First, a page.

Thu 4 May 17
A series of events will be taking place in and around the Kingsgate Shopping Centre between the 17th and 21st May entitled 'When Coal Was King', highlighting the importance that mining played in the history of Dunfermline and the surrounding areas. With the Dunfermline Press as Media Partners it will feature exhibitions on the story of an industry that once dominated Dunfermline and West Fife and include the story of events such as the Valleyfield disaster in 1939 that claimed the lives of thirty-five men, and the Lindsay disaster in Kelty in 1957 when nine men were killed in an underground explosion.
Deputy Manager of the Kingsgate Centre, Karen Davidson, is looking forward to hosting the event, which is also funded by the Scottish Coal Industry Special Welfare Fund and the Mining Engineering Institute, and explained the reasoning behind having it in the Shopping Centre: "The story of mining is slipping from people's minds and many young people in particular have little or no idea of what mining was all about. As we have such a large footfall in our centre we felt that we were an ideal venue in which to bring some of the stories to a wider audience. With Britain last week having its first day without coal contributing to its energy needs for over 130 years, it's a timely occasion to look at what a vital role it once had in Fife. It will feature storytelling, an art exhibition, historical displays, a participative painting installation, displays by the Mines Rescue Service and many other elements"
The event will be launched at Fire Station Creative on Tuesday evening of 16th May with a Panel event entitled 'Mining Past Present and Future' that will include among others the President of the National Union of Mineworkers Nicky Wilson.
Alan Kenney, ex-Fife Councillor and Mining Engineer, who will be appearing alongside Nicky Wilson is keen to share some of the stories from his own long and ongoing career in the industry; "While working on pulling this event together with the wide variety of mining organisations that will be taking part, such as the Fife Mining Heritage group, the Coalfields Regenerations Trust, Carlow Miners Home and the West Fife Mining Heritage Group I've been reminded of many of the colourful characters I was involved with over the years and I'm looking forward to sharing these stories with the audience at the Fire Station. We will also be providing members of the public who visit the various exhibitions in the Kingsgate with information on benefits available to ex miners and also holidays in the Carlow Miners Home in Culross" he said.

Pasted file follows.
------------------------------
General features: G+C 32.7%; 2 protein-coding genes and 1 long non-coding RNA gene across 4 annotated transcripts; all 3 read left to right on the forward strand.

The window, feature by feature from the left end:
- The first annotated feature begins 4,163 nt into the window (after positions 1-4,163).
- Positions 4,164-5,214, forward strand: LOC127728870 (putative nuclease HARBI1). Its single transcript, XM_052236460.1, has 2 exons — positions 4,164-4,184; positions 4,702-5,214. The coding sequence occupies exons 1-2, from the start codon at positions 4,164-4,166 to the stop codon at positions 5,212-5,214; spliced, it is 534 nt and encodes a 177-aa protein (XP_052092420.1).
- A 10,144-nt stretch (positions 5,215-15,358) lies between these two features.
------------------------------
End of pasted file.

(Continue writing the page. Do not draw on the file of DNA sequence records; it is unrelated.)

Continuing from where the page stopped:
Kate Walker of 'Chatterbox Stories,' in conjunction with the National Mining Museum of Scotland, will be working with local schools Townhill, Belleyoman and Inverkeithing Primaries in advance of the event and will then be hosting the pupils in the Kingsgate Centre where she will regale them with tales about the 'Treasures and Dangers' associated with mining. She will also have storytelling sessions for visitors to the Centre at other times throughout the week. Local artist Alan Grieve will be outside Starbucks where he will curate a 'Colouring-in Wall' on a mining theme which members of the public, young and old, can take part in.
Taking pride of place will be a 'Miners House' on the upper floor outside Debenhams, an exhibit showing what the inside of a miner's home would have once looked like, including the tin bath that was used in the times before running water, hot or cold, became a feature of life that is now taken for granted.
'When Coal was King' will be open between 10.00am and 5.00pm from Wednesday to Saturday, and 11.00am until 3.00pm on Sunday. It will draw to a close on Sunday 21st May with a concert in Fire Station Creative featuring the 'Bowhill Players' in an evening of poetry song and music about the Cardenden miner and playwright Joe Corrie.
Further details on the series of events can be found on Visit Dunfermline's website at http://visitdunfermline.com/coal-king-event/ or by contacting 07748736042.